GIFT GIVING IN GERMANY* -
Gift Giving Etiquette
BUSINESS GIFT GIVING /
PERSONAL GIFT GIVING
- In Germany, a small gift is polite, especially when
contacts are made for the first time. Substantial gifts are not usual, and
certainly not before a deal has been reached if you don't want your
intentions to be misinterpreted. Even small souvenir-style gifts to thank
local staff for their assistance and hospitality during your stay at a
company will not be expected but will always be appreciated. Avoid giving
substantial gifts in private. The larger the gift, the more official and
public the giving should be.
- Gifts are expected for social events, especially to
express your thanks after you have been invited to a dinner party at a
- Avoid selecting anything obviously expensive, as
this may make the other person feel “obligated” to your generosity.
- A lovely bouquet of flowers [though not red roses]
for the lady of the house is a typical gift. When purchasing this at the
flower shop, ask the florist to wrap it up as a gift [“Würden Sie das
bitte als Geschenk verpacken?”].
- Upon returning home, remember to send a hand-written
thank you card to your hosts for their invitation.
- For the company you are visiting, quality pens,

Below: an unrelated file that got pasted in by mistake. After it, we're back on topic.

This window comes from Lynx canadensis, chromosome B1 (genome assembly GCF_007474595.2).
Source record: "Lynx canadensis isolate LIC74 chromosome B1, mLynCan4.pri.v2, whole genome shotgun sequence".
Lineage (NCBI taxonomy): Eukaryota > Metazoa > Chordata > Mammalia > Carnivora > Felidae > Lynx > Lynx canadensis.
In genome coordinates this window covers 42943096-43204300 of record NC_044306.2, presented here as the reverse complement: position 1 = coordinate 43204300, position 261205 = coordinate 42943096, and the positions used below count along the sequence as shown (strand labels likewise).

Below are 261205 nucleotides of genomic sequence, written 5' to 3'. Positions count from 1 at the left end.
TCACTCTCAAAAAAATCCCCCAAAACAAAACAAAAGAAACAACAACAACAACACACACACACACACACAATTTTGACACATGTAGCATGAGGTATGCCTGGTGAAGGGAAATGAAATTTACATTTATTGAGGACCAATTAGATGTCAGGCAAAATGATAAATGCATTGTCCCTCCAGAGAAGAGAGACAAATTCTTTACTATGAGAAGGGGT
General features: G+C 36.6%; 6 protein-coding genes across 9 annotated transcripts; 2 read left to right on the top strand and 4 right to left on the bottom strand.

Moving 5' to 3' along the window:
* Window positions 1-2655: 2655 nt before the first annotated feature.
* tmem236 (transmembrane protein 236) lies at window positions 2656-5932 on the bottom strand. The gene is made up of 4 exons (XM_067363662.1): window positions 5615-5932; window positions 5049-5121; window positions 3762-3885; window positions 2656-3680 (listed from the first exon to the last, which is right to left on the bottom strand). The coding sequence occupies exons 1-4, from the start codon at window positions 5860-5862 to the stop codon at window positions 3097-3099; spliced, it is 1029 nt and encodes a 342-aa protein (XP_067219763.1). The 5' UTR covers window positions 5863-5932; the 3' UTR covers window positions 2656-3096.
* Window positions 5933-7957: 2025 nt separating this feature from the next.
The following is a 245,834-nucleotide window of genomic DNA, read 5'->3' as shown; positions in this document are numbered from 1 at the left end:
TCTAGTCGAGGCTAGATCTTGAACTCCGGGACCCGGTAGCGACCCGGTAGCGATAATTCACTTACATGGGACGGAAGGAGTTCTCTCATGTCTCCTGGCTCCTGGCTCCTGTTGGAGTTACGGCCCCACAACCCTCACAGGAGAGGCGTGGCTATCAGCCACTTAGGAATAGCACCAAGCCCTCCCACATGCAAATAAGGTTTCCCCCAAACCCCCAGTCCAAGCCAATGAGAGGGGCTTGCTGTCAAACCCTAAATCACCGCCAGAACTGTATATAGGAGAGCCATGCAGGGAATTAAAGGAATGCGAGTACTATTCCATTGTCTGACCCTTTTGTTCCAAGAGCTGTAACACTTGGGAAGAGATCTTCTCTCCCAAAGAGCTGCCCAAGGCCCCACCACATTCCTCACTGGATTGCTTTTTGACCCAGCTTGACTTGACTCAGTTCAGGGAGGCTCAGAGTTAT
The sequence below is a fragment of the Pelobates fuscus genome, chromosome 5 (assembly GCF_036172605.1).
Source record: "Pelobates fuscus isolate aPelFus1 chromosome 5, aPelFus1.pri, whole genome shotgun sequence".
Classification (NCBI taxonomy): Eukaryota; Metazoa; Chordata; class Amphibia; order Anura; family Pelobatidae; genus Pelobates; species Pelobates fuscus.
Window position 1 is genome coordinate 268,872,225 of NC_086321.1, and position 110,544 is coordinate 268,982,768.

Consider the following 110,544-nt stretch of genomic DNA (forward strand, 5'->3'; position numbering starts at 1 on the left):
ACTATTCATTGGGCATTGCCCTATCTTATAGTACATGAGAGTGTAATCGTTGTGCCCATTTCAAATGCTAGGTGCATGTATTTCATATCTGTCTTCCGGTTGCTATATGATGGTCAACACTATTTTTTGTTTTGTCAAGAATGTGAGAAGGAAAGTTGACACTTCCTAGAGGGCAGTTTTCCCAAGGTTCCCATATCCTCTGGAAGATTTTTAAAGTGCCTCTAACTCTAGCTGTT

tasteful office items with your company logo, or imported liquor are
usually safe choices.
- Fine chocolates can also be an appropriate gift when
you are invited to a home.
- If you decide to bring alcohol, a good imported
liquor is the safest choice.
- You can also bring a wine of excellent vintage from
your home country or an exceptional imported red wine. A gift of German
wine, however, should then be a more up market label.
- If you are staying with a family, good gift
selections can include coffee table books about your home country, or
anything that reflects the interests of your hosts and is representative
of your country.
- An elegant, tasteful silk scarf can be an acceptable
gift for the lady of the house.
- A local food specialty of your home country is
usually a good idea for a gift, provided it is not too exotic. Keep in
mind that German tastes are generally on the conservative side, so
especially for older hosts, very unusual food gifts may well be
Gifts to Avoid
- Red roses are for lovers; lilies are used in
funerals. A general rule would be to avoid including heather in a bouquet
as it is commonly planted in cemeteries.
- Clothing, perfumes, and other toiletries are
considered far too personal to be appropriate gifts. Scarves, however, are
acceptable gifts according to German business protocol.
- Avoid bringing beer as a gift, since many of the
finest brands in the world are already produced and widely available here.
*Petersen, Alexia & Stephan. Germany
Business Etiquette - Gift Giving. Executive Planet. 30 July 2004
Above: The flag of